The ruger precision rifle is the best bang for your buck, since it gets you into the dual mag accepted DBM bolt game, with a short throw bolt, good trigger out of the box, good 20moa cant built into the top of the receiver, lower bore axis to alleviate recoil and rise, a really well done barrel, a fantastic warranty, and a pricepoint to start you in the production series classification. Which by the way, is a fantastic class to be in. Pro's and such will offer you tips/tricks all throughout the match, and even give you some coaching throughout because you're not competing directly against them. Granted, the ruger is a smidge rough around the edges, so simple breaking of corners and polishing the bolt/trigger engagement points is all thats really needed to make shine.

 

As far as glass is concerned; Magnification is great, but clarity/light transmission is equally as important. First Focal plane is non-negotiable. SFP is a major hindrance and forces you to do public math while racing against the clock. If you run into a unknown distance stage, then it makes is even harder to score well. Thats not to say its not possible, but its a severe handicap.

You have to make the judgement call between clarity and magnification. If you compare a nightforce SHV-F1 4-14 Mil-R to a Vortex PST gen2 5-25, the reticle on the vortex is superior (in theory), but the light transmission is slighty worse and the clarity isnt as good. Its small differences, but you'll realize if you're shooting with the sun coming in at an angle and its super bright around you, while you're shooting a subdued target in the shade, that little bit of extra clarity and transmission helps tremendously. Secondly, magnification is a tricky subject, because everyone thinks that "mo biggah, mo bettah" but thats not always the case. Quite a few guys who shoot with the higher end Kahles/NF/Tangent/S&B end up running their magnification pretty much fixed around 12-15x magnification, with the occasional bump into the 20x range for the Know Your Limit/Dot Drill at 100.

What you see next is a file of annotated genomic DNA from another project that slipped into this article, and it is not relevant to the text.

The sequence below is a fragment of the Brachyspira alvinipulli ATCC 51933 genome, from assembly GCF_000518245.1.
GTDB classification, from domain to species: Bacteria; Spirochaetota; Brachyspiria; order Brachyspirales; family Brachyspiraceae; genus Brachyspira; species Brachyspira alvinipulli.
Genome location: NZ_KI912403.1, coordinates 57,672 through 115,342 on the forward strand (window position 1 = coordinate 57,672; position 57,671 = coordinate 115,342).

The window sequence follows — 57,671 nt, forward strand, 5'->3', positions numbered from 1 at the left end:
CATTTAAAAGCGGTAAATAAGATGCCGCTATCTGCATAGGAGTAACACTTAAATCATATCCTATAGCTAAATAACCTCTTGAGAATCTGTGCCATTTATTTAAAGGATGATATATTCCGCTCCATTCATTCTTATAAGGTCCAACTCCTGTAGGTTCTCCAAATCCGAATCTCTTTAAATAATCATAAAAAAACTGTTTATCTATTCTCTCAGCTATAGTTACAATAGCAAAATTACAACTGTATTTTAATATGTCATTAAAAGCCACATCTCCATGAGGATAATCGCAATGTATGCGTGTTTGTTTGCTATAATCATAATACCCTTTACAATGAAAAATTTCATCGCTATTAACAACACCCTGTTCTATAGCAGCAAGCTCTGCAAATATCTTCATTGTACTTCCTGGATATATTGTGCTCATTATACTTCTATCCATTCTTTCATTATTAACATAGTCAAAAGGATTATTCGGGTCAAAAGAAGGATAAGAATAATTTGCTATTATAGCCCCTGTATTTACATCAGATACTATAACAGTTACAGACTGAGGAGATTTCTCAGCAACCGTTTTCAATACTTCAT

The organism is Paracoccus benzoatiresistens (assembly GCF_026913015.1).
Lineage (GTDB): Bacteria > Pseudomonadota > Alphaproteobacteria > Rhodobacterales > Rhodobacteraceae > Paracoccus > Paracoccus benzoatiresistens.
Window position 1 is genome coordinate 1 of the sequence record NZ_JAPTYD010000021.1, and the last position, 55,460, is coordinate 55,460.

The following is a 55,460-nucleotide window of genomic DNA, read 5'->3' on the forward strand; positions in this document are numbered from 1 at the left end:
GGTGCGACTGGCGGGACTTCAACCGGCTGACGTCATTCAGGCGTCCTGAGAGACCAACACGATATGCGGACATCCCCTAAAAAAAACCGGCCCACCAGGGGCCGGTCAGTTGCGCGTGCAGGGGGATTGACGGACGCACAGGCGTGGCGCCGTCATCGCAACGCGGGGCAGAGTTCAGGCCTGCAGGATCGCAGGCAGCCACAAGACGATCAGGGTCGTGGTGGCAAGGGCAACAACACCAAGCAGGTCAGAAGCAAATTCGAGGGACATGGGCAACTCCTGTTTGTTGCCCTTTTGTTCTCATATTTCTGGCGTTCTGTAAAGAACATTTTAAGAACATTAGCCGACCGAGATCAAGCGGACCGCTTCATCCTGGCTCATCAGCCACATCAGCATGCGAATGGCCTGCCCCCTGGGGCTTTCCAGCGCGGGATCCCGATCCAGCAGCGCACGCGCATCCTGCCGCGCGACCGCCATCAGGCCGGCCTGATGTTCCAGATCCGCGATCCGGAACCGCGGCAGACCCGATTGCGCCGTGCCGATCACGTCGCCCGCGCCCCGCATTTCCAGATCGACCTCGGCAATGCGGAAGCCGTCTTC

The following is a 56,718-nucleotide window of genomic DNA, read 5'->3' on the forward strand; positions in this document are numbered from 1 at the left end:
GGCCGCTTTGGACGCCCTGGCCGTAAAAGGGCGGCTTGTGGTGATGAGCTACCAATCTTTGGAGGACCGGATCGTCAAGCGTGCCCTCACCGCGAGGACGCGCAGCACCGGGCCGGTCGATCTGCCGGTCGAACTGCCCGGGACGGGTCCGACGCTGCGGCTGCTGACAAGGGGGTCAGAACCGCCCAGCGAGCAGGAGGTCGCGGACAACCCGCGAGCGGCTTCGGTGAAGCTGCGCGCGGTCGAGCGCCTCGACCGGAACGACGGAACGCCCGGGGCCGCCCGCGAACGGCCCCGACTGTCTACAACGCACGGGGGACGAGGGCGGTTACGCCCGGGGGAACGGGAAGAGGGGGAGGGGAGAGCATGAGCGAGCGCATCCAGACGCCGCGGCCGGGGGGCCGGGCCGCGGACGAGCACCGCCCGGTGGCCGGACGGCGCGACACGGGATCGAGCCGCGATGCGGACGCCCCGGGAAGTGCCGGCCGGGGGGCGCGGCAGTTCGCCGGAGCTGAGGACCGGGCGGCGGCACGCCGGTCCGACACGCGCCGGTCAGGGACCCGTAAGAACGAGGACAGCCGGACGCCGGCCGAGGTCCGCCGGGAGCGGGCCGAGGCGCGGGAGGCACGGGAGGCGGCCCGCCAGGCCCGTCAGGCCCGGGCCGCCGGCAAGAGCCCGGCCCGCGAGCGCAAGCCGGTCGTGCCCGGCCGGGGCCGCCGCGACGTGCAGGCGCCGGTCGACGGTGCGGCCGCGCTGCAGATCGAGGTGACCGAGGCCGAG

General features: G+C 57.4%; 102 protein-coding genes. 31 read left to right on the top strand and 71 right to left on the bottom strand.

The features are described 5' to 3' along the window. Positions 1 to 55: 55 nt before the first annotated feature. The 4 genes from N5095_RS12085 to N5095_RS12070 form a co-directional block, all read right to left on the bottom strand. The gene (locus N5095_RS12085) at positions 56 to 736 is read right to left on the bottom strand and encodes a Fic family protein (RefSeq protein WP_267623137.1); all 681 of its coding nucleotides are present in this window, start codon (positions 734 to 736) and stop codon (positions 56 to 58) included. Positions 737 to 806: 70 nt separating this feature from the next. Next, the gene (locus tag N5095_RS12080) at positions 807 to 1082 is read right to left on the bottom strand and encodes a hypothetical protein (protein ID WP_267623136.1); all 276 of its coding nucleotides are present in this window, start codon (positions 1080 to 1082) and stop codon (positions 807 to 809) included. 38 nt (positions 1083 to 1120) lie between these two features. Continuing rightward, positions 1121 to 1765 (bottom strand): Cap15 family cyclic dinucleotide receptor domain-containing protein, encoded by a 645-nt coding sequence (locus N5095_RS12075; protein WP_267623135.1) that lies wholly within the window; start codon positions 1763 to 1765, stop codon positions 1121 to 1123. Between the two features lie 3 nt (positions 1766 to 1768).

The only thing that I've learned over time that made a huge difference: -Locking windage turrets-.

Either by a cap, or by a physical locking feature. You absolutely need it. I have seen and fallen victim to this so many times. In a hurry, you're loading and running a quick dope chart for that stage. Your mind is everywhere at once trying to prep, and you're suddenly third shooter up. You grab your gun, mentally do your checklist, and everything else. RO asks if you're ready, buzzer goes off, you run/move to position, calm down, boom. Swing and a miss. Do it again, calm down: boom, miss again. You get pissed. Third shot, still miss and you're absolutely sure you were still and locked in.

You suddenly go through the panic of figuring out what happened to your gun; was the barrel up against something, did something come loose, etc.

Then it dawns on you; you bumped the damned windage turret while getting to the start point, and now your 9/10ths a mil to the left.

You recover slightly, but that stage is a wash, and now you're in desperation mode to make up as many points as possible with what little time remains.

Its gut wrenching.